DUBAI // More than 1,100 buildings had their water and electricity cut off by the municipality last year, after owners and tenants made unauthorised modifications, put up illegal partitions or left their buildings derelict.
Authorities said the utilities in offending villas, warehouses and commercial buildings were disconnected after residents failed to comply with warnings.
"These violations have a negative effect on safety," said Khalid Mohammed Saleh Al Mulla, the director of the municipality buildings department.
Unlicensed alterations could block fire exits or cause accidents at construction sites, he added.
Unauthorised changes could also reduce ventilation and lighting in buildings.
"The owners and tenants need to preserve the buildings according to our rules, and not make changes or additions," said Mr Al Mulla.
He said owners could only modify their buildings after their plans were approved by the municipality.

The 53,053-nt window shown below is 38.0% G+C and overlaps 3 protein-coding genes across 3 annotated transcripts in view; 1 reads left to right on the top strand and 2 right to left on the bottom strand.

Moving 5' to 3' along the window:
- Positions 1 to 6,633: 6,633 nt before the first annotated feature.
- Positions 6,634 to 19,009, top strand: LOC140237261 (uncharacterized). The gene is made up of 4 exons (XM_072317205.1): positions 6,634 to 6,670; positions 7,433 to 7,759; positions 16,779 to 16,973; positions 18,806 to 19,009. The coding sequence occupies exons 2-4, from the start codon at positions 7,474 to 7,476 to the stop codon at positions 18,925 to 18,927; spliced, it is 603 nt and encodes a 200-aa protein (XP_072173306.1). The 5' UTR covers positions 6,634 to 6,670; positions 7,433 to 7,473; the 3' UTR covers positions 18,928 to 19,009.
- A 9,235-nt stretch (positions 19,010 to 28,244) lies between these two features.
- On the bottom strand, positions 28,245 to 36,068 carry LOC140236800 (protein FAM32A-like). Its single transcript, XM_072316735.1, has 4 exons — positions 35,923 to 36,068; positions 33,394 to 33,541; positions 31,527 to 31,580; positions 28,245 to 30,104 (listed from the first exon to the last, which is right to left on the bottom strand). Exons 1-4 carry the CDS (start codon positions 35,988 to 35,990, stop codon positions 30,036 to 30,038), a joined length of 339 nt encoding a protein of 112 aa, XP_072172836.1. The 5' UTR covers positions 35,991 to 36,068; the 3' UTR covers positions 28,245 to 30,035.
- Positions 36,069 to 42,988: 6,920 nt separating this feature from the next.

Utilities were restored to about 740 of the buildings after owners complied with requests to reverse unauthorised alterations.
The building department's inspectors made more than 30,000 field visits and checks last year, resulting in more than 4,000 warnings to owners.
In 2010, the number of warnings issued was about double that amount. "Most involved additions without permissions or sharing of villas by more than one family," said Jaber Al Ahmed Al Abdullah Al Ali, acting head of building inspection. "Some villas had more than 20 families, which is not acceptable."
The municipality would allow for building modifications after owners had sought permits.
"Some people don't want to pay for the permits," said Mr Al Ali.
Getting the paperwork for a licensed renovation can cost up to Dh1,500.
The municipality said it would continue to keep a strict eye on properties and errant owners in 2012.